While the middle child often has a tough go of things, the middle model in Philips’ new OLED TV range might just be the pick of the litter. Dubbed OLED909 (or OLED+909), this model improves on the ‘core’ OLED809 model through the addition of brightness-boosting MLA tech (second-gen MLA, in fact) and a Bowers & Wilkins sound system, but it does without the attractive-but-niche floor-standing design of the OLED959, making it more suitable for more people.
Can it do enough to rise above rivals such as the also freshly announced LG G4 and Samsung S95D? We will need to wait until we have a production sample in our dedicated test rooms for a full, independent review before we can say for sure, but it certainly looked like a strong contender when we went hands-on with it at the recent launch event in Barcelona.
Price and availability
Just like its rivals, Philips hasn’t yet revealed pricing for its 2024 TVs, but the OLED909 will likely launch at a similar price to its OLED908 predecessor. That TV started out at £2999 for the 55-inch model, went up to £3499 for the 65-incher, and topped out at £4999 for the 77-inch version. We expect the LG G4 and Samsung S95D to be priced similarly, and it is against those models that the Philips OLED909 will almost certainly be judged.
Philips says that the OLED909 will be available in June, but it is worth pointing out that the brand has something of a reputation for getting its TVs into shops later than intended, with last year having been a particularly notable example. Here’s hoping the OLED909 and its siblings arrive in time to be considered in the What Hi-Fi? Awards, which will be announced in October.
While beauty is very much in the eye of the beholder and there are limits to how creative a brand can get with a TV’s design – seeing that it is primarily a slab of screen – I still think the Philips OLED909 is one of the most handsome TVs around. The smart, Kvadrat-covered speaker bar is a little slimmer than before and no longer juts out like Bruce Forsyth’s chin, making the whole set look a little more subtle and classy. Materials look and feel premium, and the dainty feet are as unobtrusive as can be – though they do also rob the set of the swivel functionality that last year’s pedestal-mounted model had.
While it doesn’t get the new ‘Ambilight Plus’ version of Philips’ Ambilight system (that’s reserved for the OLED959), the OLED909 does mark the return of four-sided Ambilight, so that coloured light (that matches the on-screen action or provides more simple bias lighting) emanates from the bottom edge as well as the top and sides. That will be a pretty big deal for Ambilight lovers who intend to wall-mount their new TV.
The biggest news here is that the OLED909 features the new, second-generation MLA OLED panel from LG Display. This is the same panel that will be present in the LG G4 and Panasonic Z95A, and while those brands are being fairly coy about peak brightness figures, Philips is claiming that the OLED909 will be able to hit 3000 nits. As ever, that figure will only be possible in a small window (Philips’ own measurement comes from a white window covering 3 per cent of the screen), for a brief time and only in certain modes. Even so, that’s an almost 50 per cent increase in brightness over last year’s OLED908 MLA OLED, and the peak brightness of the more subtle and authentic picture modes should benefit from a similar increase.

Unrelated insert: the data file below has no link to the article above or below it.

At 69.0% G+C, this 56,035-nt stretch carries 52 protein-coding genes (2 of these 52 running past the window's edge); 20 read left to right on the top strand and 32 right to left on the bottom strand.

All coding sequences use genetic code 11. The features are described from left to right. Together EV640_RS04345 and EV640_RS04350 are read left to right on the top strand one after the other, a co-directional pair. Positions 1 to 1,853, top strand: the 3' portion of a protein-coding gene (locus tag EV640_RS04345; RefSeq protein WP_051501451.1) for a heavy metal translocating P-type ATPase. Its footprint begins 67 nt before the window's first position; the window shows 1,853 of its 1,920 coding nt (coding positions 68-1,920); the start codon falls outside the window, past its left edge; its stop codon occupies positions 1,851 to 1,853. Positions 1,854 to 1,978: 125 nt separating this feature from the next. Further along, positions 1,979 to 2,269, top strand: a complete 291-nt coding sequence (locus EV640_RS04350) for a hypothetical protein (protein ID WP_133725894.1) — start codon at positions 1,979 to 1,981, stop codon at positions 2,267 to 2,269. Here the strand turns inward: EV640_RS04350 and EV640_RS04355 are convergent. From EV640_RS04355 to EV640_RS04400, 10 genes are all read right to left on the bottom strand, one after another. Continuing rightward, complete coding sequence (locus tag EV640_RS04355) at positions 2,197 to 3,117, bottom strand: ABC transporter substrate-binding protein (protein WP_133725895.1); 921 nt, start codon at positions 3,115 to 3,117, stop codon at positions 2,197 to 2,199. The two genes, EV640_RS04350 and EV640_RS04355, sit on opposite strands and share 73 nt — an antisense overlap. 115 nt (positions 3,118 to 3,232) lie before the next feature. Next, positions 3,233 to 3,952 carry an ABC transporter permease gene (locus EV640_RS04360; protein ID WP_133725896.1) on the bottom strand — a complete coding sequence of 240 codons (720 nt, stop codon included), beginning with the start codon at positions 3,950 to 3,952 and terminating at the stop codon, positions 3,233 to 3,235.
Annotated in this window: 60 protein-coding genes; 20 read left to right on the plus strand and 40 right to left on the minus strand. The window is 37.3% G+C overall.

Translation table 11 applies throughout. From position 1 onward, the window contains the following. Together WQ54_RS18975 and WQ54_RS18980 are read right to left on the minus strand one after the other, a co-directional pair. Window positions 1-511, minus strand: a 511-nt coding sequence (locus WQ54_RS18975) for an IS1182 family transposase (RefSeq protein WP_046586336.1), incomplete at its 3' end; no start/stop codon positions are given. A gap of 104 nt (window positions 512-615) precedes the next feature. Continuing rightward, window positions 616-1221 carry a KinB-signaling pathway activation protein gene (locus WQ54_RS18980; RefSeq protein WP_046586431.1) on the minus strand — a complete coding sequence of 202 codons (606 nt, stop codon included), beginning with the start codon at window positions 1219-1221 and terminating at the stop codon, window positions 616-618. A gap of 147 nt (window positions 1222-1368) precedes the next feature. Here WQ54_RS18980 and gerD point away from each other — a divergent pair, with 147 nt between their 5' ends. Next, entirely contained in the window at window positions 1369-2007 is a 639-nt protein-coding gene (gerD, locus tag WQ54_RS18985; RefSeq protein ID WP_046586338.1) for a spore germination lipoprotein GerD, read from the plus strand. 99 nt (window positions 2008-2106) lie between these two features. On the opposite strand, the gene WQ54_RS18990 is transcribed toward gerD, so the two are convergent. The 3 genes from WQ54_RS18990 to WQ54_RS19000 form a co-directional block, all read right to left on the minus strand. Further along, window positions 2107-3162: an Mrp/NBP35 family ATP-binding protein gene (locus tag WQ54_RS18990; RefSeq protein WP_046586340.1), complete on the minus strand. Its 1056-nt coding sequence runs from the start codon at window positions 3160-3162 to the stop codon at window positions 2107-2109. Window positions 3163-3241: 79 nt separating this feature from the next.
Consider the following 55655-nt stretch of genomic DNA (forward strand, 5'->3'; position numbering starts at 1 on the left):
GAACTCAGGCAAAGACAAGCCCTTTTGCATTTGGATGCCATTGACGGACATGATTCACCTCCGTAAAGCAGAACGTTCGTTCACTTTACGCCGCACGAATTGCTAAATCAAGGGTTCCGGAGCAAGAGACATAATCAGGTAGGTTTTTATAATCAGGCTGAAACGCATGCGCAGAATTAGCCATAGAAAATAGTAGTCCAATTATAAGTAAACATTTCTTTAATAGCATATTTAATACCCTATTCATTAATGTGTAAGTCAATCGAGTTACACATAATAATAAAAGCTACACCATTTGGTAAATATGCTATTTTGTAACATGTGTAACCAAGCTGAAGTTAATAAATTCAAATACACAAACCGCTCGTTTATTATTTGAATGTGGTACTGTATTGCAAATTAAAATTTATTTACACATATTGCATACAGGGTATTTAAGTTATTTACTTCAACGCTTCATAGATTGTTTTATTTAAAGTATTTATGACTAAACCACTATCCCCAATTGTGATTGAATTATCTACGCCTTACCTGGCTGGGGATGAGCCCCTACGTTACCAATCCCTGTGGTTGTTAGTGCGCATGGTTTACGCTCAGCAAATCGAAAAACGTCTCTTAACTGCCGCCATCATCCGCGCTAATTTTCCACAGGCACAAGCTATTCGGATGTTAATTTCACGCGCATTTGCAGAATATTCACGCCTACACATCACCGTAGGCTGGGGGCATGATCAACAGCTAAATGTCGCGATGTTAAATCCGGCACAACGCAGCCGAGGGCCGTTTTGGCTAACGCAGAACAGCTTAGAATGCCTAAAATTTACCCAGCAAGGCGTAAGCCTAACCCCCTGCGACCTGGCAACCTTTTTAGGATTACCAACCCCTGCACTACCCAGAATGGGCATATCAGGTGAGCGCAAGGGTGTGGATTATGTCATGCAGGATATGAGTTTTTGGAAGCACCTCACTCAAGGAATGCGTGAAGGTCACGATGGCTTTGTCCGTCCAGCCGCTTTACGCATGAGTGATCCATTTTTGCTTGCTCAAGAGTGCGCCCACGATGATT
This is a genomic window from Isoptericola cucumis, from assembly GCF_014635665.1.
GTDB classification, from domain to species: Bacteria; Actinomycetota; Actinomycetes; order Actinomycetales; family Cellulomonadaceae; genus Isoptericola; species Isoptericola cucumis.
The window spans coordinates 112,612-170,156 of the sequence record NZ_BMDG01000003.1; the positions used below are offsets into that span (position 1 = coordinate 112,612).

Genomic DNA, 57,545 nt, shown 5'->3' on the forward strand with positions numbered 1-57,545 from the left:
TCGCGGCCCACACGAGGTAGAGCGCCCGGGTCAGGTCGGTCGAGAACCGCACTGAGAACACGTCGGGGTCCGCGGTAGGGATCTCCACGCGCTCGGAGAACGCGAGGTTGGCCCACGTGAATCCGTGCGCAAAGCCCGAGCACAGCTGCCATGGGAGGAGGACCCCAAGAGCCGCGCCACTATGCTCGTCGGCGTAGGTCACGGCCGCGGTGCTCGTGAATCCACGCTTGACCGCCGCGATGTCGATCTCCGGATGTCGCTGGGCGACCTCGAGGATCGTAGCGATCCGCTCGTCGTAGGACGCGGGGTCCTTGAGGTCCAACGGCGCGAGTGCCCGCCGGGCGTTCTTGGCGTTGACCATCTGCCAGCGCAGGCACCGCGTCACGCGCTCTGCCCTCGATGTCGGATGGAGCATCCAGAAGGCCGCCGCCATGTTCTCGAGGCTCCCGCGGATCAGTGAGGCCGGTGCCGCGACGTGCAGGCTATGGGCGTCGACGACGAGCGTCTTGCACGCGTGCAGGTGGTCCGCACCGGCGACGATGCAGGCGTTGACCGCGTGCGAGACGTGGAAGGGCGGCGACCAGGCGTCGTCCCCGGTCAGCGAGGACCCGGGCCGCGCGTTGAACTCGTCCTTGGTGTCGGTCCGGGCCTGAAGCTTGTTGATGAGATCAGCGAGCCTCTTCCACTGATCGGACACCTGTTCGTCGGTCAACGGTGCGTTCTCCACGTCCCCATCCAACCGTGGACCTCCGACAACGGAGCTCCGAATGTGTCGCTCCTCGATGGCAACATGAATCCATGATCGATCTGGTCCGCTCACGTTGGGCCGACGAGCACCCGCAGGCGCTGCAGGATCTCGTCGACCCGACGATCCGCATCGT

Under the hood is a new 8th Gen P5 AI processor, which brings with it a new ‘Ambient Intelligence V3’ feature. This is a new level of automatic picture optimisation that specifically targets HDR impact. The idea is that it compensates for any increases in ambient light in the room, boosting HDR elements to maintain pop and punch. Philips already automatically adjusts colours and general brightness to ambient lighting conditions, so this is in theory the last piece of the puzzle. Philips says it’s essentially like Dolby Vision IQ, but it works across all HDR formats. Speaking of which, as has long been the case with Philips TVs, the OLED909 supports HLG, HDR10, HDR10+ and Dolby Vision, so all bases are covered.
The 8th Gen P5 AI also features ‘Improved Smart Bit Enhancement’, which is designed to reduce banding in very low-quality sources while maintaining detail, and ‘Enhanced HDR Tonemapping’, which analyses and optimises each frame to maximise contrast without introducing ‘clipping’ (loss of detail and shading in bright picture elements).
Philips is launching a number of TVs this year that use a new operating system, called Titan, but the OLED909 isn’t one of them. It (plus the OLED809 and OLED959) are instead sticking with Google TV. Philips’ Google TVs from last year were lacking the UK’s terrestrial channel catch-up apps, so it will be interesting to see whether Philips (or indeed Google) can overcome that issue ahead of the release of this year’s TVs. It will also be interesting to see whether the switch to Titan for some models is a precursor to a whole-range swap next year.
On the gaming front, there’s good news and bad news. The bad news is that the OLED909 (as well as the OLED809 and OLED959) still has just two HDMI 2.1 sockets – something that is made all the more frustrating by the fact that Philips’ new Titan TVs will have four. In an exclusive interview with What Hi-Fi?, Philips’ Danny Tack explained that this is down to the company’s new TV range being split between two different platforms, and that it’s essentially a choice between getting the brand’s best picture performance and getting more HDMI 2.1 sockets.